House of Representatives 1/08/2022
Mr KHALIL (Wills) (10:39): I would also like to join my parliamentary colleagues in mourning the tragic death of Shinzo Abe, Japan’s longest serving Prime Minister and, of course, a long-time friend of Australia. For over a decade, Shinzo Abe was really a giant of international relations, not just in our region but, I think it would be accurate to say, across the globe. He can be really credited with evolving Japan’s approach to foreign affairs and security policy, which was, of course, hardly an easy task.
After decades in the post-World War II period of what we could probably characterise as a reluctance to have a more forthright or forward-leading engagement in both the region and global affairs, Japan really re-emerged under Abe as a leader in regional and global affairs. And he made this goal clear. He was open about it. He spoke about how fundamental freedom, democracy, basic human rights and the rule of law were in developing his diplomatic relationships and bilateral relationships.
So much has been said—and will continue to be said and written—about Abe’s legacy since his death. But I do, as we all do, want to particularly pay tribute to his immense contribution to the Indo-Pacific—even that phrase itself is something that has evolved and come from all of his tremendous work. He was the one who popularised the conception of our region as the Indo-Pacific and highlighted how important the region is to international affairs. Australia is no longer suffering, in some respects, the tyranny of distance as we had been earlier last century, on the other side of the world. Now we are front and centre in probably the most important region in global affairs. And Abe recognised that very, very clearly and very early.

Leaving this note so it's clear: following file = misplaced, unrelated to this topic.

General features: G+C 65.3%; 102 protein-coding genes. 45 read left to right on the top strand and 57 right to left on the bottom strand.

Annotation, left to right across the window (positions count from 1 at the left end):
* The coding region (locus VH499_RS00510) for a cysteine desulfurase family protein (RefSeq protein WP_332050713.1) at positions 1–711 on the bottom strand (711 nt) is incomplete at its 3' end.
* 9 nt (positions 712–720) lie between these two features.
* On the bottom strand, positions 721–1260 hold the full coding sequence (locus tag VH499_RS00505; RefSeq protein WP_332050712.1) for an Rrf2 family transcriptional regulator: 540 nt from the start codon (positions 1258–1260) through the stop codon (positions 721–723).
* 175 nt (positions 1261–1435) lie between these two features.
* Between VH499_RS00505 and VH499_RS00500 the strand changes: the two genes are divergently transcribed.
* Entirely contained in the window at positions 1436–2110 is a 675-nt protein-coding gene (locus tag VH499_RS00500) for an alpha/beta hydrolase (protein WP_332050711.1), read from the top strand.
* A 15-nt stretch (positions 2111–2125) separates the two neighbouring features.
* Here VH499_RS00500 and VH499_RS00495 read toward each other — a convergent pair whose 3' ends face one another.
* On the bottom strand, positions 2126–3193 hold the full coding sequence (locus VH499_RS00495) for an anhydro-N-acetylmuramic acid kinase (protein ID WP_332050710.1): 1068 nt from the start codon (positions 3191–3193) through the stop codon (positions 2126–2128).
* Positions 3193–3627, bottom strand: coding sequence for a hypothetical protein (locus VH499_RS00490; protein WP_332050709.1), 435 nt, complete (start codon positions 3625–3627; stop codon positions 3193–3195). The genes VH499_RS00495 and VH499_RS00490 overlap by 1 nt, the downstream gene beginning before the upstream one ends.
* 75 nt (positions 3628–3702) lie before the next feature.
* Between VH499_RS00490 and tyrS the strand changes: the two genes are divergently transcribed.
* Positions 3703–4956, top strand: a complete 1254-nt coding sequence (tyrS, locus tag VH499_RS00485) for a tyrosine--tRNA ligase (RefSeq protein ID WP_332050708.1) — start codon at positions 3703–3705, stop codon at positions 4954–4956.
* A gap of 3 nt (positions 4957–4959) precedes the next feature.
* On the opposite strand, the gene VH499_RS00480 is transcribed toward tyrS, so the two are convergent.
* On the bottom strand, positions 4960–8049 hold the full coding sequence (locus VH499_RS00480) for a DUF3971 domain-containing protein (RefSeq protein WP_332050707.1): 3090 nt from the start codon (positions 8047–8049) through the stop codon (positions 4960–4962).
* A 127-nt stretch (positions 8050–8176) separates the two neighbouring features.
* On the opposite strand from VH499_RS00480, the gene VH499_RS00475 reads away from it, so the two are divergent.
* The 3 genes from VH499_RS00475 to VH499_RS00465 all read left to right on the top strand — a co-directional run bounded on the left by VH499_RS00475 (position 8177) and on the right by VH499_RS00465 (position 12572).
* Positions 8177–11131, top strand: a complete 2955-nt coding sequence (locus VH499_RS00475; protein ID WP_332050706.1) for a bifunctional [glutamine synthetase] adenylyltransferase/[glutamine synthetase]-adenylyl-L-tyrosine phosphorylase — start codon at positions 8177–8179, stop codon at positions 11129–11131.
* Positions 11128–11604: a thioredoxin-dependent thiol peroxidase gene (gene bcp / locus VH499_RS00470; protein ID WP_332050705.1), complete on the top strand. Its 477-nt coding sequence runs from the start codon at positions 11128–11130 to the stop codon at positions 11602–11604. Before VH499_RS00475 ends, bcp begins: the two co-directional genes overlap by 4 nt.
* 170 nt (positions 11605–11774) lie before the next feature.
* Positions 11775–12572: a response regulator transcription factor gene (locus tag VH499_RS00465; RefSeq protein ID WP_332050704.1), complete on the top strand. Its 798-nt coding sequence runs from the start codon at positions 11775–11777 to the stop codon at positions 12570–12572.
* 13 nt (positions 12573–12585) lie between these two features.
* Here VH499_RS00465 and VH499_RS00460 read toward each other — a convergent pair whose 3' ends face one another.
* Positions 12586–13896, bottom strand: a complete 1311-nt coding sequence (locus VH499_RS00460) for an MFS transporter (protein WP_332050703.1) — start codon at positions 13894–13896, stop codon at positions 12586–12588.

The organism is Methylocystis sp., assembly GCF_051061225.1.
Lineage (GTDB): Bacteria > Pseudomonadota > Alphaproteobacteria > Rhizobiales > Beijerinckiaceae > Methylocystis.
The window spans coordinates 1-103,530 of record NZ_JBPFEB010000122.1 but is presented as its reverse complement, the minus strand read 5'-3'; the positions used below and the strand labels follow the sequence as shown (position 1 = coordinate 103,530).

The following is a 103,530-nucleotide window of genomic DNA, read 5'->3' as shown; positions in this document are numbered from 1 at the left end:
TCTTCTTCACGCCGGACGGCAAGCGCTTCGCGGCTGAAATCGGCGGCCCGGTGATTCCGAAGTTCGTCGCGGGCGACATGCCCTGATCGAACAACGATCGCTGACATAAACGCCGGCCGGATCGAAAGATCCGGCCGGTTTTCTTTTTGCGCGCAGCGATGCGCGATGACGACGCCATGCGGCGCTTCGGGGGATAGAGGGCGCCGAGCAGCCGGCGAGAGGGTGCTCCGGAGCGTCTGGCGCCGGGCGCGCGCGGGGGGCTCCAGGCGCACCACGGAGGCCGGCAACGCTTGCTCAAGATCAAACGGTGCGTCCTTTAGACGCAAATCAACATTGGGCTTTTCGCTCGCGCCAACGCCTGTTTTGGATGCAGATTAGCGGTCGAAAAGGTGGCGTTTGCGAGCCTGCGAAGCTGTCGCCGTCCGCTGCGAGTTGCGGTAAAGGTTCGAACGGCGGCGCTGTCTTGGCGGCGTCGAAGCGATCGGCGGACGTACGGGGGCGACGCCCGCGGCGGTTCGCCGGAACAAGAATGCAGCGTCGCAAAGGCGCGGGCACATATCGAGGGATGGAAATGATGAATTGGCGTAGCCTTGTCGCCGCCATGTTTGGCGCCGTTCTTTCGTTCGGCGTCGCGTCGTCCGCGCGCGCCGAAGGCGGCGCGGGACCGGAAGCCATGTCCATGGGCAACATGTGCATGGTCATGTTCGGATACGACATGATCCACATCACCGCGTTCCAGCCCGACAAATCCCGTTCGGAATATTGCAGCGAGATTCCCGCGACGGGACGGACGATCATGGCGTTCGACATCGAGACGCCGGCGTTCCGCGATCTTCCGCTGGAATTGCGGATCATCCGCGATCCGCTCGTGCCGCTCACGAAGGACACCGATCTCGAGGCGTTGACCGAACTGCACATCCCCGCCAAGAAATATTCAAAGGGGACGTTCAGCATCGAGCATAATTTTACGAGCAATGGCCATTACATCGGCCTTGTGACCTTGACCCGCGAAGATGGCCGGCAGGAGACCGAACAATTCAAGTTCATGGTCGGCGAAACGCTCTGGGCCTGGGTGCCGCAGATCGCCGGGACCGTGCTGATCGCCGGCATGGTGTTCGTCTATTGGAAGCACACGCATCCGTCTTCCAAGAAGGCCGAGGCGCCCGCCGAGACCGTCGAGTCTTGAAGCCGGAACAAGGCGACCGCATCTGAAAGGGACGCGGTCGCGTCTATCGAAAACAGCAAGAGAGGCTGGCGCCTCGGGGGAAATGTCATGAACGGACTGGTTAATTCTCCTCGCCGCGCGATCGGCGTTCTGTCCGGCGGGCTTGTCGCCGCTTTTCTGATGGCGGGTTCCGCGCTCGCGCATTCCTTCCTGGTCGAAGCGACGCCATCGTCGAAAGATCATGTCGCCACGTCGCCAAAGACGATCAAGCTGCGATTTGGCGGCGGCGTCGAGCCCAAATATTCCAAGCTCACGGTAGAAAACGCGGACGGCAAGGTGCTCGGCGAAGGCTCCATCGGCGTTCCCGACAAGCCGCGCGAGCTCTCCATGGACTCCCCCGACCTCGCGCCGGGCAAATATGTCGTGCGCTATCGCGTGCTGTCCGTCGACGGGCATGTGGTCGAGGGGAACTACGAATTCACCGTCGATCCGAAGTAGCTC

He spoke in his tenure as Prime Minister about a confluence of the two seas—between the Pacific and Indian oceans—and the strategic importance of framing our region in this way, seeing it in that way, understanding it in that way. He not only recognised but embraced India as an important partner in our region—something that we, I think, learnt from, frankly, given what I have described in the past as a somewhat benign neglect of India. A lot of talk about cricket, curry and the Commonwealth, which is great, but the relationship is so much more than that, and it can be so much more than that. Abe, to his great credit, understood the importance of India as a rising power in the region.
He welcomed a common objective of a free, open and secure Indo-Pacific. He advanced that goal, leading through the creation of the Quadrilateral Security Dialogue, which continues today and is an increasingly important partnership between Australia, Japan, India and the United States, another great Pacific power. He can be given credit for not only the Quad’s creation but its continued significance to our region, in many respects, to get the balance right.
He identified the need for a drastic reshaping, as he called it, in the areas of diplomacy and security. And he made a considered effort to build and develop bilateral and multilateral relationships that advance the security of the Indo-Pacific, as he conceived it. This included partnerships and work with ASEAN as part of the ASEAN Outlook on the Indo-Pacific. He also helped save, to a certain extent, the Trans-Pacific Partnership Agreement which former US President Trump had abandoned.